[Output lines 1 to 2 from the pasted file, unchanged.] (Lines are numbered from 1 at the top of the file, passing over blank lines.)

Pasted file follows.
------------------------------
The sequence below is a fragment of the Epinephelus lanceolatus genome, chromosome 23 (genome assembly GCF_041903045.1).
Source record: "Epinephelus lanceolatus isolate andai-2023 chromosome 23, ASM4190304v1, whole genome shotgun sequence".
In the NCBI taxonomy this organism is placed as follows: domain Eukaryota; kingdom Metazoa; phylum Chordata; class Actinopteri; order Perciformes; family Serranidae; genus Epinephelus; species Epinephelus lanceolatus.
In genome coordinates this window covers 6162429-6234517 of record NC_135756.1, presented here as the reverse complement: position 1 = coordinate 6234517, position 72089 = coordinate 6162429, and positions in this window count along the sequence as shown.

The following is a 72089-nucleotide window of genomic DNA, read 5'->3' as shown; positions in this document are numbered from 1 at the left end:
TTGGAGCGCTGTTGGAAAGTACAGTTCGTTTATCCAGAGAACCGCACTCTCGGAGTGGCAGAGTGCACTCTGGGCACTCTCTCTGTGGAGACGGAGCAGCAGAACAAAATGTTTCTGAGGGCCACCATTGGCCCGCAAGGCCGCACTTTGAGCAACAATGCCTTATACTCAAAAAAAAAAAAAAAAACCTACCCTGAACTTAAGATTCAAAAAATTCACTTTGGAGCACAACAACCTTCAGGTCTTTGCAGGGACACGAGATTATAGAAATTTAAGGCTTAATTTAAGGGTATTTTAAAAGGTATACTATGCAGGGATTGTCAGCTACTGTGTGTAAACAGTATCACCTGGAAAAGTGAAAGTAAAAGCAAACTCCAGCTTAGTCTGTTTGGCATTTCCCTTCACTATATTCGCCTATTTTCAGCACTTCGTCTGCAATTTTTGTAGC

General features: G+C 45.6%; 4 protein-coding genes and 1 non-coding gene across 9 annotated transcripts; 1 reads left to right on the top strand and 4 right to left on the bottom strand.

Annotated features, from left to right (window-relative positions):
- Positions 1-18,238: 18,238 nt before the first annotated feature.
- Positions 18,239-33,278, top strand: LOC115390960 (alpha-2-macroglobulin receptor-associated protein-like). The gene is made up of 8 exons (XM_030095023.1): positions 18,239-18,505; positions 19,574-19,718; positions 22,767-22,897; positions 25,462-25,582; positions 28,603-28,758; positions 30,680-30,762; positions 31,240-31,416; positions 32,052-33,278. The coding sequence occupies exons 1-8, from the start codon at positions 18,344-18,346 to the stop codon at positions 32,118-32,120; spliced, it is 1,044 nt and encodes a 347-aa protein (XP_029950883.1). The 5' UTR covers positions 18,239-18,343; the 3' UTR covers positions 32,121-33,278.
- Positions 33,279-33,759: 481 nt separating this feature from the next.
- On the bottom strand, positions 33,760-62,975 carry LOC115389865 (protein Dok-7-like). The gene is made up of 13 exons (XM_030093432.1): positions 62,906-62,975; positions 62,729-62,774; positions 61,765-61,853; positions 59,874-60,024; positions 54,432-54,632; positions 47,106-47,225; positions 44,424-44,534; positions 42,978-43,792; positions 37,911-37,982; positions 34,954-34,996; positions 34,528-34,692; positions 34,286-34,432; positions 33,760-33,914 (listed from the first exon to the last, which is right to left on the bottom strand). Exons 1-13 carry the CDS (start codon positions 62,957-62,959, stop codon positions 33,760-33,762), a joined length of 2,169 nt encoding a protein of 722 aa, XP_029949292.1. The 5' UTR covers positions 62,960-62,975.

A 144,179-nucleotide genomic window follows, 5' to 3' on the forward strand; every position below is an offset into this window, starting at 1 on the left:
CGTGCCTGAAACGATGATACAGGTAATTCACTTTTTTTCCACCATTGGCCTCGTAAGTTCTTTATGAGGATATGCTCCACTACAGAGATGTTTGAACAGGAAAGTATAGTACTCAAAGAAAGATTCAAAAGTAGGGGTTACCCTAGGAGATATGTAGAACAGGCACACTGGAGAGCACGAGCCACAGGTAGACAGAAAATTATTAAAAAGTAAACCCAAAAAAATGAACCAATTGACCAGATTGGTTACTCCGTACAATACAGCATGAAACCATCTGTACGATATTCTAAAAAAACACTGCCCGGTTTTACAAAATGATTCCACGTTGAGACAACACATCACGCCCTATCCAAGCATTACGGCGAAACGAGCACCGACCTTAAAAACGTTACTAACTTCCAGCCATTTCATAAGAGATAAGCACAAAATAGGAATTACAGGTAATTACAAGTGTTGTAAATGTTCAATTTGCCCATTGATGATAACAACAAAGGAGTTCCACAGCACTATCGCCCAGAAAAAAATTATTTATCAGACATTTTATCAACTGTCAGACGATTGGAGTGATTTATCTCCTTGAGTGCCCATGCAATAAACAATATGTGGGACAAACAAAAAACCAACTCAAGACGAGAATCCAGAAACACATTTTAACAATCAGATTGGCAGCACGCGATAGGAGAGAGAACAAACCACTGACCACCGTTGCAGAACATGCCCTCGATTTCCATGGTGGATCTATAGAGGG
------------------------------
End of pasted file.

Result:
The sequence below is a fragment of the Epinephelus lanceolatus genome, chromosome 23 (genome assembly GCF_041903045.1).
Source record: "Epinephelus lanceolatus isolate andai-2023 chromosome 23, ASM4190304v1, whole genome shotgun sequence".